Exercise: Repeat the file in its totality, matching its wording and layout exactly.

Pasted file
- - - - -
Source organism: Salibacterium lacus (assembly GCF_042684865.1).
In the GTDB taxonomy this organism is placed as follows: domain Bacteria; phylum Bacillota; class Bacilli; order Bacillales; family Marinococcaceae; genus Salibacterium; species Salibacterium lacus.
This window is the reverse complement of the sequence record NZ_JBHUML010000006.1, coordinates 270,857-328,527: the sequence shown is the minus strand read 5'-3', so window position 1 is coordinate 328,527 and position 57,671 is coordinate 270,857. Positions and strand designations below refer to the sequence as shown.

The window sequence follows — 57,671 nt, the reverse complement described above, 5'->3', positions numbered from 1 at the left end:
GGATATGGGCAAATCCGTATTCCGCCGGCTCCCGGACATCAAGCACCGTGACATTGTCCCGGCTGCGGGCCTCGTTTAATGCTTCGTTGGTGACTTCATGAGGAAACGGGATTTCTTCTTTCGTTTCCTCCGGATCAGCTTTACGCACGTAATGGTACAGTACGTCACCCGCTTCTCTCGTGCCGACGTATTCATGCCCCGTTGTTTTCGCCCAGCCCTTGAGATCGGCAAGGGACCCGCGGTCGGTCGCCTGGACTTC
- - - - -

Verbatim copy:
Source organism: Salibacterium lacus (assembly GCF_042684865.1).
In the GTDB taxonomy this organism is placed as follows: domain Bacteria; phylum Bacillota; class Bacilli; order Bacillales; family Marinococcaceae; genus Salibacterium; species Salibacterium lacus.
This window is the reverse complement of the sequence record NZ_JBHUML010000006.1, coordinates 270,857-328,527: the sequence shown is the minus strand read 5'-3', so window position 1 is coordinate 328,527 and position 57,671 is coordinate 270,857. Positions and strand designations below refer to the sequence as shown.

The window sequence follows — 57,671 nt, the reverse complement described above, 5'->3', positions numbered from 1 at the left end:
GGATATGGGCAAATCCGTATTCCGCCGGCTCCCGGACATCAAGCACCGTGACATTGTCCCGGCTGCGGGCCTCGTTTAATGCTTCGTTGGTGACTTCATGAGGAAACGGGATTTCTTCTTTCGTTTCCTCCGGATCAGCTTTACGCACGTAATGGTACAGTACGTCACCCGCTTCTCTCGTGCCGACGTATTCATGCCCCGTTGTTTTCGCCCAGCCCTTGAGATCGGCAAGGGACCCGCGGTCGGTCGCCTGGACTTC